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Selfish U.S. politicians destructive to international cooperation against COVID-19

Editor: Zhang Jianfeng 丨CGTN

03-22-2020 10:04 BJT

Full coverage: China fights against novel coronavirus

Editor's note: The following article is taken from the Chinese-language opinion column "The Real Point."

As the COVID-19 virus spreads across the world, dozens of countries have declared a state of emergency. The international community urgently needs to strengthen cooperation in epidemic prevention. However, the protectionism and egoism pursued by certain U.S. politicians are undermining global efforts in containing the virus.

Controversial White House hawkish trade adviser Peter Navarro, whose revanchism, according to an article carried by The Atlantic magazine, "has made him few friends among Washington's economic experts, trade experts, and Asia experts," is pushing for a "Buy American" executive order. It would promote the transfer of medical supply chains from other countries to the United States to reduce its dependence on foreign countries. The move, which came at a time when the world needs concerted efforts to combat the pandemic, reflects Navarro's lack of humanitarian spirit and knowledge of basic economics.

The existing global supply chains came into being based on the comparative advantages of resource endowments of different countries. They are the result of the law of the markets and corporate choices. Forcing the transfer of the medical product supply chain with an executive order will inevitably lead to losses in both production efficiency and corporate profits. Navarro has written the wrong prescription for the U.S. in its fight against the pandemic.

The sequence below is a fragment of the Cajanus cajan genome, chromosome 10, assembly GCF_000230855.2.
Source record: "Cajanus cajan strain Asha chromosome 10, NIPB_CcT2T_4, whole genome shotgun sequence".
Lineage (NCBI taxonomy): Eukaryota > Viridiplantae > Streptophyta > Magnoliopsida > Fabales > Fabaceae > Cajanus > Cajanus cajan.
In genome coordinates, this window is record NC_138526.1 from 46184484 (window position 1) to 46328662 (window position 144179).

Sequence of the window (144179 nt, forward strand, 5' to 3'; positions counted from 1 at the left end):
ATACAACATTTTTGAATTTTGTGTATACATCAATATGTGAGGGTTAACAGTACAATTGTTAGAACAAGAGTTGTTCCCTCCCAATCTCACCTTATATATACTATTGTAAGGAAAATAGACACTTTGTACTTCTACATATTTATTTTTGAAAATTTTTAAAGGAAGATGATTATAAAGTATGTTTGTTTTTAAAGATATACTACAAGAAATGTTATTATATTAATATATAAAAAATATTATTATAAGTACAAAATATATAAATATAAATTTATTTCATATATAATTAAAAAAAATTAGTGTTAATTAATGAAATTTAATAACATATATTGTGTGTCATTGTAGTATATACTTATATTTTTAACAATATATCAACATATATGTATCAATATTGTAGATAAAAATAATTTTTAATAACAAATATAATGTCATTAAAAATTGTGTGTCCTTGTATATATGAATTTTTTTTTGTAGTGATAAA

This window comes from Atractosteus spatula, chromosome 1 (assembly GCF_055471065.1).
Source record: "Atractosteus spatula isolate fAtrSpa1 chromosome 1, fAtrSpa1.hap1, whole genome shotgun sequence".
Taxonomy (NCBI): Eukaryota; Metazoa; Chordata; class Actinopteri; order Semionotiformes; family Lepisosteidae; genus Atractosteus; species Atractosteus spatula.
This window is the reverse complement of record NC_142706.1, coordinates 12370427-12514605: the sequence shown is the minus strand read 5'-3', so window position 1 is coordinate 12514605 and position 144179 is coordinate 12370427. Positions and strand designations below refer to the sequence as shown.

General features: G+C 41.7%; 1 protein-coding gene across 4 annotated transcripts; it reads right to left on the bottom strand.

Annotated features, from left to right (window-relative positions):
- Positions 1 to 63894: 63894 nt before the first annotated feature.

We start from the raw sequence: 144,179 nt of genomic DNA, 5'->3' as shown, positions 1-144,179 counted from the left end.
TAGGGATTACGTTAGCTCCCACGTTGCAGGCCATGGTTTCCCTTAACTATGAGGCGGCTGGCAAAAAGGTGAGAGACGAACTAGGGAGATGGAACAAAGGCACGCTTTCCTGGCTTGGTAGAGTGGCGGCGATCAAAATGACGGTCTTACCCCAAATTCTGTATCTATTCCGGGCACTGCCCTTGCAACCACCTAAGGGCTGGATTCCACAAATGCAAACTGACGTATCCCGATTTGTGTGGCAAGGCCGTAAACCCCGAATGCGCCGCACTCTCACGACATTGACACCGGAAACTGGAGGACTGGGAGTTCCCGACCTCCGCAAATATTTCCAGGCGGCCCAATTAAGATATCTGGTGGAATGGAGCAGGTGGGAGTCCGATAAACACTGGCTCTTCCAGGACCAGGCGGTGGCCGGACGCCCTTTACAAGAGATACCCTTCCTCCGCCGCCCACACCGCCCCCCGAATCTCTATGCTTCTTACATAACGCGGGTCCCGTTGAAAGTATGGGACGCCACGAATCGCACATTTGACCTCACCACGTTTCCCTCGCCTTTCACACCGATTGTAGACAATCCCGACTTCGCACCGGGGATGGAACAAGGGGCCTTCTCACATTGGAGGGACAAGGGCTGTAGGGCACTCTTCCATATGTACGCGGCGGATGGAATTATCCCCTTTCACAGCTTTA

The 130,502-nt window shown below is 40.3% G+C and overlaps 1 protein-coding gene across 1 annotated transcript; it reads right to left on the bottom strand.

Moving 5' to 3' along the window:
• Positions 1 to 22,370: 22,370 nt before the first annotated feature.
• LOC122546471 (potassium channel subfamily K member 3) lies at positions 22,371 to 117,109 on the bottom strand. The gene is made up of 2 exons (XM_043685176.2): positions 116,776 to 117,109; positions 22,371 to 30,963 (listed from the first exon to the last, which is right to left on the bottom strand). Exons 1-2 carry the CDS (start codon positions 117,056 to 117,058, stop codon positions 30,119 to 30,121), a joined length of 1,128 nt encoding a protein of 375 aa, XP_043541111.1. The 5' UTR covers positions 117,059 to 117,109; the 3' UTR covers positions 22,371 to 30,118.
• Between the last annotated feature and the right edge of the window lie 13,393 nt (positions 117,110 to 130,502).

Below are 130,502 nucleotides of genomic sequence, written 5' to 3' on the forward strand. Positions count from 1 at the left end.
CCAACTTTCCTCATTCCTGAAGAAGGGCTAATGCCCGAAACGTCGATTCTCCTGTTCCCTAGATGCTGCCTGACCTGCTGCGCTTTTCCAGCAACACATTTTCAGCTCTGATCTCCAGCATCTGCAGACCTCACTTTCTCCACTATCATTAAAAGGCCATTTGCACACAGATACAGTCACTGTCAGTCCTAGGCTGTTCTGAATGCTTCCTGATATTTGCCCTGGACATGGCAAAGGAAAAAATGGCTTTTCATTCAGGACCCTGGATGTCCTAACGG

Neil Bradley, the chief policy officer at the U.S. Chamber of Commerce, said renewed emphasis on "Buy American" could hurt the international flow of medicine and medical supply chains. Tony Fratto, a White House and Treasury Department official under the George W. Bush administration, called the move "a mistake." He tweeted that, "Pandemics are global. We need greater cooperation, not keeping critical supplies in walled gardens." But a series of moves made by the U.S amid the pandemic have turned out to be the opposite of what the world needs.

The fact that the U.S. Air Force flew 500,000 coronavirus testing swabs to the States from Italy when the latter was experiencing a major strain on medical supplies caused a huge controversy. Washington's latest attempt to offer a "billion dollars" to secure a German-made vaccine "only for the United States" has been described by the country's national newspaper General-Anzeiger as "a plan revealing the ugly face of Washington to the world." World leaders at a G7 video summit said medical firms must share and coordinate research on COVID-19 vaccines rather than provide products exclusively to one country. EU Council President Charles Michel said that, "We expressed a very strong political will that we considered it very important to work together to develop vaccines and therapies."

As the world stands at a critical moment in the battle against the pandemic, some politicians in Washington still take protectionism and "America First" for granted, constantly making policy suggestions that violate common sense, laws, and even break the bottom line of morality. Instead of becoming a force destructive to international cooperation on epidemic prevention and control, such behaviors are more likely to make the U.S. an international laughing stock than "making America great again."

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